China and India are dumbfounded by how much we give away, they would never do that.
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On Sun, 14 Nov 2010 18:57:33 -0800 (PST), RickH

And printing more cash is exactly what we are doing now:
"Quantitative easing (QE) is a monetary policy used by some central banks to increase the supply of money by increasing the excess reserves of the banking system, generally through buying of the central government's own bonds to stabilize or raise their prices and thereby lower long-term interest rates. This policy is usually invoked when the normal methods to control the money supply have failed, i.e the bank interest rate, discount rate and/or interbank interest rate are either at, or close to, zero. It has been termed the electronic equivalent of simply printing legal tender." http://en.wikipedia.org/wiki/Quantitative_easing
Remember Jimmy Carter's inflation? You ain't seen nothing yet.
--
Work is the curse of the drinking class.

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IIRC, Japan is entering the 12th year of its "lost decade".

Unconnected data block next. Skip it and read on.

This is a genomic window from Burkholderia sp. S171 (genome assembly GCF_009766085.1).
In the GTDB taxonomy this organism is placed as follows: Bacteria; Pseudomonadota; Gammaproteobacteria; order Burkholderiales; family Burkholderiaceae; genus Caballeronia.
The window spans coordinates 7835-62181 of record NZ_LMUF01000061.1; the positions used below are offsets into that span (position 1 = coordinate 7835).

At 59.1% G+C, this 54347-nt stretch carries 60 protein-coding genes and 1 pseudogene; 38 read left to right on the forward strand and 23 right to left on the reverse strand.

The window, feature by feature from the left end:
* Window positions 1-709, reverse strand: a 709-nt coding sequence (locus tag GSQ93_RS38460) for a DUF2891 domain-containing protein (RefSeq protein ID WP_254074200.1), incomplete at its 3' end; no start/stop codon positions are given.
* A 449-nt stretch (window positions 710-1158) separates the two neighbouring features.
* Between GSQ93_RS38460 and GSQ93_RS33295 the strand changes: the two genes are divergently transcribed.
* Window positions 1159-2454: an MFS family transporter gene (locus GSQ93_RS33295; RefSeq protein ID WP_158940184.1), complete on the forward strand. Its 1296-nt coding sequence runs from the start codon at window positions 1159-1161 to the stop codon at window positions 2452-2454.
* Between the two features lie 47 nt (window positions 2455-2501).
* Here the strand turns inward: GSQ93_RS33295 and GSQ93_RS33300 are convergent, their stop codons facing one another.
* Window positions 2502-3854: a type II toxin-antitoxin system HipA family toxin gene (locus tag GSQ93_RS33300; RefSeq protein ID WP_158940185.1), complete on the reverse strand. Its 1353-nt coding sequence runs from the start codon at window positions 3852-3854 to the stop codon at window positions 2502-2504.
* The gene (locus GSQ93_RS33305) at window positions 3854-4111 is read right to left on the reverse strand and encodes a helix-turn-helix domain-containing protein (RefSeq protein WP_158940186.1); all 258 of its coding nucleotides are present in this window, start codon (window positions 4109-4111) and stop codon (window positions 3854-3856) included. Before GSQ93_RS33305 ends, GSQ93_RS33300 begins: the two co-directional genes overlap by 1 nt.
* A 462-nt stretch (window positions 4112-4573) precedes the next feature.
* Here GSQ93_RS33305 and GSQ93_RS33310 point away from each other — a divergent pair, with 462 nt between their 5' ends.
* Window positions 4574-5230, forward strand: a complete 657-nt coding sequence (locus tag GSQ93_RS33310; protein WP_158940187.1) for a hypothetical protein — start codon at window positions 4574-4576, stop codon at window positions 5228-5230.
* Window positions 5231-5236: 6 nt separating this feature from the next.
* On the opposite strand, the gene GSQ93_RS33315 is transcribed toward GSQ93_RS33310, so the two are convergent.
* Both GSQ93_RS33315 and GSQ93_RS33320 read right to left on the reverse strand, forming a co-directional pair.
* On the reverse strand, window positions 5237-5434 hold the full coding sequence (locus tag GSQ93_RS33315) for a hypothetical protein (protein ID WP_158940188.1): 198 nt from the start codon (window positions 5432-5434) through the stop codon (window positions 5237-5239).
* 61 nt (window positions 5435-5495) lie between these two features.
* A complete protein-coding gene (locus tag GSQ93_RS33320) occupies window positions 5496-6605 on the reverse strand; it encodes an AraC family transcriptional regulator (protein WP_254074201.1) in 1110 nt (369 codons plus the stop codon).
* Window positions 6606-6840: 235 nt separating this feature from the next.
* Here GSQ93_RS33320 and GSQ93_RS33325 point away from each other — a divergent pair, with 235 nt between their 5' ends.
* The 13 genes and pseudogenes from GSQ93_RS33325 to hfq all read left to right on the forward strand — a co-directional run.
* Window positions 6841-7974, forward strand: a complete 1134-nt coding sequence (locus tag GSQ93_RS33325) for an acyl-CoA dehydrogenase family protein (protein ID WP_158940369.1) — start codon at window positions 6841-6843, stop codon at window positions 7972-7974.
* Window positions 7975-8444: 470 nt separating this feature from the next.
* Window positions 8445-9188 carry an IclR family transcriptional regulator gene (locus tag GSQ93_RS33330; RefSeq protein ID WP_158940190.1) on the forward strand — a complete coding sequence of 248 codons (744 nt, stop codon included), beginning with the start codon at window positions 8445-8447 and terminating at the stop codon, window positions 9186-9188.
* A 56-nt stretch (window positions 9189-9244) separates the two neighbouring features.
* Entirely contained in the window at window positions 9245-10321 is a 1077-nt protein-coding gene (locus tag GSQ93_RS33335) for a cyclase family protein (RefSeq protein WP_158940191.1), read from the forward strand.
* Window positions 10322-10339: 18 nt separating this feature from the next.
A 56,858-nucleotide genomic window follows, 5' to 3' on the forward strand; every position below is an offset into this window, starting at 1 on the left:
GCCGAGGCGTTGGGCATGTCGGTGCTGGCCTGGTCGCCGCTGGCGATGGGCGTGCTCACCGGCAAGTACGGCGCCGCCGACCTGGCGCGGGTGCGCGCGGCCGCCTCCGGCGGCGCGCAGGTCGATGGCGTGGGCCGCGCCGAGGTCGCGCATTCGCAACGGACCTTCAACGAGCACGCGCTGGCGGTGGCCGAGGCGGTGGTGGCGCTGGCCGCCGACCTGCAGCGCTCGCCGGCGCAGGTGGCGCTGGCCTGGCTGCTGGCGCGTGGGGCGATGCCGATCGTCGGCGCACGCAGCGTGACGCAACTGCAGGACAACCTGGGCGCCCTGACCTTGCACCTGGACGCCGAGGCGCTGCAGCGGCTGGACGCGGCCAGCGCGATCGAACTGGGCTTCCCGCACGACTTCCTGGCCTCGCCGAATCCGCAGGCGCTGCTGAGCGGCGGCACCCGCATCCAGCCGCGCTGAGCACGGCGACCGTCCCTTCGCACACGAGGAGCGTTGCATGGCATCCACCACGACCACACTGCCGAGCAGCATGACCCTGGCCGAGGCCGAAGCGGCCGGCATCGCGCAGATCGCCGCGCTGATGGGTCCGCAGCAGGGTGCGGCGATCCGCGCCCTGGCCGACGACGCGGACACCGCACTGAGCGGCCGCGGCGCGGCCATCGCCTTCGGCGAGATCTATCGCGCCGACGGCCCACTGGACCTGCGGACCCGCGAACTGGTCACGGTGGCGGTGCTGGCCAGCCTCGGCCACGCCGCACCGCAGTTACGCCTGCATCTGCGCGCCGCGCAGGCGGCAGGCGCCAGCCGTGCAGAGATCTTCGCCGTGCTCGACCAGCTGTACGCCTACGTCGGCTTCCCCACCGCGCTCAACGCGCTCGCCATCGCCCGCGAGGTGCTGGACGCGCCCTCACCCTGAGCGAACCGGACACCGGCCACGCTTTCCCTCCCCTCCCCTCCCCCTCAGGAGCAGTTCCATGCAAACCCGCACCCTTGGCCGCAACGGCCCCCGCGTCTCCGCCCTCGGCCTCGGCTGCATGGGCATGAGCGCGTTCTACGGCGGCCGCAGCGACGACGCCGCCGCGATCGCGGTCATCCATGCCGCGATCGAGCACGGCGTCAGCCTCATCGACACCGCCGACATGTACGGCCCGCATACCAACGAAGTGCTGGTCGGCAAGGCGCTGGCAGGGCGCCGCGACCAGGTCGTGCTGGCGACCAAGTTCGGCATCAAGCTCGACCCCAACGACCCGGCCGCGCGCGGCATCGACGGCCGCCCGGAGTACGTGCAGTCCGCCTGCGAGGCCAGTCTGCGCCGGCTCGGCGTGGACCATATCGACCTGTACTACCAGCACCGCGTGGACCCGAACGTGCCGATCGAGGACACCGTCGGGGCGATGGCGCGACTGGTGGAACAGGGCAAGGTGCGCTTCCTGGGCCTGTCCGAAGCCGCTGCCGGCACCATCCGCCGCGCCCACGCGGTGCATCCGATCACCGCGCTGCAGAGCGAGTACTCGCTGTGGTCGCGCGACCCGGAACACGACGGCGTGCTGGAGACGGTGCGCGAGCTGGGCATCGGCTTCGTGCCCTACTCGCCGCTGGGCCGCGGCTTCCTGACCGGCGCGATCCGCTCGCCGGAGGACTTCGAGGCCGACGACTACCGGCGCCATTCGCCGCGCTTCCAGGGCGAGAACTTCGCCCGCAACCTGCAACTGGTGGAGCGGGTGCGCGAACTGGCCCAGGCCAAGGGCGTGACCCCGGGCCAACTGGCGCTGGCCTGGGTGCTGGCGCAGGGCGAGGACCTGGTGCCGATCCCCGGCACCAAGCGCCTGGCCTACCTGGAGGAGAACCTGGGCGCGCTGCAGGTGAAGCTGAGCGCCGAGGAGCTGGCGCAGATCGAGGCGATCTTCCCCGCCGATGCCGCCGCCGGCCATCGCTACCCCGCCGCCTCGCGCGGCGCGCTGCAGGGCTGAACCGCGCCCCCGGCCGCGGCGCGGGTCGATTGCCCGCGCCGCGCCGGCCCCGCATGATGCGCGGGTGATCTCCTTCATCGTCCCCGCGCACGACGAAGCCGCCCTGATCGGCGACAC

--
"Even I realized that money was to politicians what the ecalyptus tree is to
koala bears: food, water, shelter and something to crap on."
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It's not. Back then, we were hit by a demographic bulge, increased social programs (Medicare, welfare), the oil shock, and, most of all, Nixon's wage-price controls, the latter which worsened inflation and was probably the biggest factor and took a decade to fix. But today there's no inflationary threats becausw we have too much idle industrial capacity and labor is powerless. Deflation is the far bigger danger in this economy.
Here's what I've asked everybody who's criticized government economic policy: What's your realistic alternative, emphasis on "realistic"? Here's something that may help, but it doesn't explain the consequences of any choices:
http://www.nytimes.com/interactive/2010/11/13/weekinreview/deficits-graphic.html
Also we have only one problem in the short-intermediate term, and that's unemployment, which cuts $200B from government revenue for every 1% point increase in unemployment. And in the long term, our only problem is Medicare, which could be helped a lot if we didn't have so much inefficient private health insurance (i.e. adopt universal Medicare). The graphs on page 4 of this CBO report shows the projection: